At another Umayyad site, Qasr al-Hallabat in Jordan, the wall paintings include plant scrolls framing mythical simurghs or senmurvs—beasts with lions’ paws and peacocks’ wings. Medallions inhabited by little animals and people were also found at the ninth-century Abbasid palatial complex of Samarra, along with some larger compositions such as a pair of dancing women pouring wine into bowls. These later examples show that the art of figural painting continued to flourish in secular contexts after the Umayyad dynasty had ended.
Non-figural paintings in palaces
Moving to non-figural paintings, these could be used to decorate other parts of the same palaces. For example, designs along the dados of walls at Qasr al-Hayr al-Gharbi imitated the patterns of other materials like marble and textiles.
Painted imitations of marble have also been found at early Islamic palaces in Balis and Rusafa in Syria, as well as at Qusayr ʿAmra and Khirbat al-Mafjar alongside the figural designs. In one example from Khirbat al-Mafjar, diagonal striped lines represent the veins in a slab of marble, while the diamond and circle in the center resemble inlaid pieces of expensive multi-colored stones. Very similar designs are found at non-Islamic sites in western Europe around the same time, particularly in the Lombard and Carolingian regions, as well as in much earlier Roman buildings.
Painting in three dimensions
Painting in the early Islamic period—and probably throughout the Middle Ages—didn’t just mean flat designs on walls or floors. Pigment was also used to decorate three-dimensional forms in stucco, stone, and wood. There are not many written descriptions of painting from this period, but those that exist often describe the colors as being applied to objects or parts of buildings, and so it is possible that this was the most common use of the medium. Painted stucco statues of soldiers and women holding flowers were found at Khirbat al-Mafjar, and it is probable that stone statues elsewhere were painted.
Pigment does not survive well on moulded stucco, for example the qibla wall of the mosque of al-Fudayn appears today as plain plaster, but it is likely that most panels like this were originally brightly colored. One clue is that the motifs chosen for the stucco-work were often ones associated with color, like the stylized flowers known as rosettes on the qibla wall shown above.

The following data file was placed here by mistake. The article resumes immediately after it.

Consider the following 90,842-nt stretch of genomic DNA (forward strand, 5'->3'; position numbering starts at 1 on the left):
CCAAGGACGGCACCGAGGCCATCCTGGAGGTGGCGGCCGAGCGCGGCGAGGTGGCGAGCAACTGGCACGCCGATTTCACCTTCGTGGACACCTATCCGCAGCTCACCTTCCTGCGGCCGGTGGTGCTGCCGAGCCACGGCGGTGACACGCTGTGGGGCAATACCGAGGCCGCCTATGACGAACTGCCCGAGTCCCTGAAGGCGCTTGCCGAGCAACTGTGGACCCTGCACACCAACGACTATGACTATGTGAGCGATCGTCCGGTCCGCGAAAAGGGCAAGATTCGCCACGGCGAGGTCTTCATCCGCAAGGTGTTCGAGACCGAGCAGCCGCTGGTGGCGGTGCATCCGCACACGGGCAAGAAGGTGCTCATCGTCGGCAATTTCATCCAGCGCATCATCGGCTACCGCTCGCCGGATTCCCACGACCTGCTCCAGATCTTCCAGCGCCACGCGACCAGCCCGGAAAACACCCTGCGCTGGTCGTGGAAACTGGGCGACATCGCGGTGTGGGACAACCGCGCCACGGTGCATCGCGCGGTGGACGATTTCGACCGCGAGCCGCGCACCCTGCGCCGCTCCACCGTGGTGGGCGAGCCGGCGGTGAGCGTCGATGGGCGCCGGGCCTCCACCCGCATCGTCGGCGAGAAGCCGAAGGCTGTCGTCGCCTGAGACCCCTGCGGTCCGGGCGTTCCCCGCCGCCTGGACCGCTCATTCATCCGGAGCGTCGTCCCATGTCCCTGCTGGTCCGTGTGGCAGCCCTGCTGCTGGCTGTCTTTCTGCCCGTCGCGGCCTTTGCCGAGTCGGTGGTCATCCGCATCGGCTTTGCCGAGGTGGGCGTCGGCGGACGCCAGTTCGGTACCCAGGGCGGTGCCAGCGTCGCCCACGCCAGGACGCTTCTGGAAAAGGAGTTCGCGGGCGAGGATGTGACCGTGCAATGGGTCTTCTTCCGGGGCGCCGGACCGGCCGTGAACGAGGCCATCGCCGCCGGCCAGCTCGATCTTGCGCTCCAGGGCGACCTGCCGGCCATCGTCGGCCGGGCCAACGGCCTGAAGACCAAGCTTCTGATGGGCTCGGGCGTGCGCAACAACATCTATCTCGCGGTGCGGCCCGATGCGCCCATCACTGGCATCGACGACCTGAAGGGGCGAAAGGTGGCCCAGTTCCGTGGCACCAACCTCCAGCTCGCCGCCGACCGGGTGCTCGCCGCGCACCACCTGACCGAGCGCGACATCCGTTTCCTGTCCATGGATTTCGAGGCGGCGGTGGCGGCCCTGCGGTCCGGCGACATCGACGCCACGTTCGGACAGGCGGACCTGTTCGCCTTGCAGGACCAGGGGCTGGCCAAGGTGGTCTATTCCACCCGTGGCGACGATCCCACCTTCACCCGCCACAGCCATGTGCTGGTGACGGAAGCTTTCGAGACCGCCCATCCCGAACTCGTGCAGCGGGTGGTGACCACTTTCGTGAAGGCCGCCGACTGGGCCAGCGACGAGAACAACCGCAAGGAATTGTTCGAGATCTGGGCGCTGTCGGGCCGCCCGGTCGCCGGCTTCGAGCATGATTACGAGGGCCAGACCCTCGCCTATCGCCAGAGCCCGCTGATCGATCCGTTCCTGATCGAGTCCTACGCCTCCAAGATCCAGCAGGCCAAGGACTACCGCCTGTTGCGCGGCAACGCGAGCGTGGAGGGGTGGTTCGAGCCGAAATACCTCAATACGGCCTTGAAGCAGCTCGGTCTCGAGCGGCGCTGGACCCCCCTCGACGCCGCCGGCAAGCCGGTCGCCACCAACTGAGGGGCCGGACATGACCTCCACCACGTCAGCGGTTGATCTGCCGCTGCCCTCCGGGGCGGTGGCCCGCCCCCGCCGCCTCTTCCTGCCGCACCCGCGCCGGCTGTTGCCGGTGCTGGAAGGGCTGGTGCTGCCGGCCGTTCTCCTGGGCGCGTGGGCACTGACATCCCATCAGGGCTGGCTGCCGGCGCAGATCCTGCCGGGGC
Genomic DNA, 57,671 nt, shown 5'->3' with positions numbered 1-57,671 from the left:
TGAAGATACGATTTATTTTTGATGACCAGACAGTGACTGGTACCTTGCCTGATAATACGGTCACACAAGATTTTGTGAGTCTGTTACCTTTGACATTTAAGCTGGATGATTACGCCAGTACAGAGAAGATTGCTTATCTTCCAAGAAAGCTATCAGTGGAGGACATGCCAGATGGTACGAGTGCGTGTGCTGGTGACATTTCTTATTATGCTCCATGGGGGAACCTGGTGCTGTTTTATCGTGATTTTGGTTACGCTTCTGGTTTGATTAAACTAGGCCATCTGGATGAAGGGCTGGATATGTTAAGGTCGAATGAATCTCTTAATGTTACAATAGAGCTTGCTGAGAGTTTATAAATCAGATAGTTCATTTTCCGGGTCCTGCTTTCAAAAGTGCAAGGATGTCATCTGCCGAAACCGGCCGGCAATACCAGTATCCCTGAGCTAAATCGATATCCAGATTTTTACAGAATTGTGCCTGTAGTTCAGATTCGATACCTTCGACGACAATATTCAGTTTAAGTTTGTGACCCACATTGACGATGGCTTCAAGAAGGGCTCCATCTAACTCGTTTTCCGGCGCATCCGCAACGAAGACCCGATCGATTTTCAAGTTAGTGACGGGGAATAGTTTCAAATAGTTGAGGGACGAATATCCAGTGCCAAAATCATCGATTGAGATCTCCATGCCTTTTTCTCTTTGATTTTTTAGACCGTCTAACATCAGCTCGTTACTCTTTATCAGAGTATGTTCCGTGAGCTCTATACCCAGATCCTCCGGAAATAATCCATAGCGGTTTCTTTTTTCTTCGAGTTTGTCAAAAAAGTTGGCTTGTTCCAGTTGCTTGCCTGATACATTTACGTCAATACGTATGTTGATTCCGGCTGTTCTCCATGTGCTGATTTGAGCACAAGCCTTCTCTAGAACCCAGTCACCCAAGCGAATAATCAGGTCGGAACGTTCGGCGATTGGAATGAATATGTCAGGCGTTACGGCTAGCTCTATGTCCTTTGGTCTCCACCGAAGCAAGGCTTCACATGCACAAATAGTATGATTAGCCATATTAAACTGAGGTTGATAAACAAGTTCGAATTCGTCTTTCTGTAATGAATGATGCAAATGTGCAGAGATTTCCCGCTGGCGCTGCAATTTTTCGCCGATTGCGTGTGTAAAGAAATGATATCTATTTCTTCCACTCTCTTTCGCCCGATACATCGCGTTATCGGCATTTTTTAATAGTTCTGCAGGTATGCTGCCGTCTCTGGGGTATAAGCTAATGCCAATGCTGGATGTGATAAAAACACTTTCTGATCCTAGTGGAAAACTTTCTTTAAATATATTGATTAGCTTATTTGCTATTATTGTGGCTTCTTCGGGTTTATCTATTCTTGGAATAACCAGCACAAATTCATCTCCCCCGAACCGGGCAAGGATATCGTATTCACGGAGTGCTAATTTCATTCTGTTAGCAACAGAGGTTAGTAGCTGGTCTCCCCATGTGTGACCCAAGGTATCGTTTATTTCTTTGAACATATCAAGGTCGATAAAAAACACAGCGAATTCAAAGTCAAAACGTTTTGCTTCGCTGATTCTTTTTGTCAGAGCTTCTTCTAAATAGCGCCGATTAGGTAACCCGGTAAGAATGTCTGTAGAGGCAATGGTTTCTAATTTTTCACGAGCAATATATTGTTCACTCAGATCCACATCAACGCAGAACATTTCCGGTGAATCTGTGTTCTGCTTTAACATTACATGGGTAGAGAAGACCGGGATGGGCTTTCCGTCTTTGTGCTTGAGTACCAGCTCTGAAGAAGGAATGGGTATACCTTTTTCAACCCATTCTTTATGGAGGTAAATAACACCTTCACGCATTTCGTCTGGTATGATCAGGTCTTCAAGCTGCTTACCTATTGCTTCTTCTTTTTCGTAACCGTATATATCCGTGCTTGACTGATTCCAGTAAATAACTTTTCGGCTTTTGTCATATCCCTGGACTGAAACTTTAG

Small, painted objects
The paintings described so far were all large-scale, integral parts of rich buildings. Smaller objects could also be painted, from valuable items such as manuscripts to more mundane ones like ceramic plates. Early manuscripts of the Qur’an were sometimes illuminated with architectural and floral motifs, although more often with geometric ornament.
Developments in ceramic glazing technology took place in the 9th century, and from then on ceramics were painted with a much wider range of motifs. These were often simple versions of the designs chosen for palace walls: birds, animals and mythical creatures, kings, hunters, musicians and dancers, as well as non-figural patterns and script. The metallic yellow-brown was probably intended to imitate gold, such as in a bowl from the 10th century in The Metropolitan Museum of Art. Western European ceramics of the same period are nowhere near as highly decorated, as the potters lacked the knowledge and materials for the glazes.
Other types of objects were almost certainly painted too, but have not survived so well over the centuries.
A culture of paint
Painted ornament in both two and three dimensions was an important part of elite visual culture in the Umayyad caliphate, while during the Abbasid period, innovations in technology brought intricately painted objects into everyday life. Early Islamic paintings were often vivid and imaginative; some reworked classical Greco-Roman or Sasanian motifs, and others were new. Far from being a period of iconoclasm or avoidance of images, this was a time of renewed engagement with the art of paint.
Tawfiq Da’adli, , ‘Reconstructing the Frescoes of Khirbat al-Mafjar,’ Jerusalem Studies in Arabic and Islam, vol. 46 (2019), pp. 247-90.
Eva Hoffman, ‘Between East and West: The Wall Paintings of Samarra and the Construction of Abbasid Princely Culture,’ Muqarnas, vol. 25 (2008), pp. 107-32.
G. R. D. King, ‘The Paintings of the Pre-Islamic Kaʿba,’ Muqarnas, vol. 21 (2004), pp. 219-29.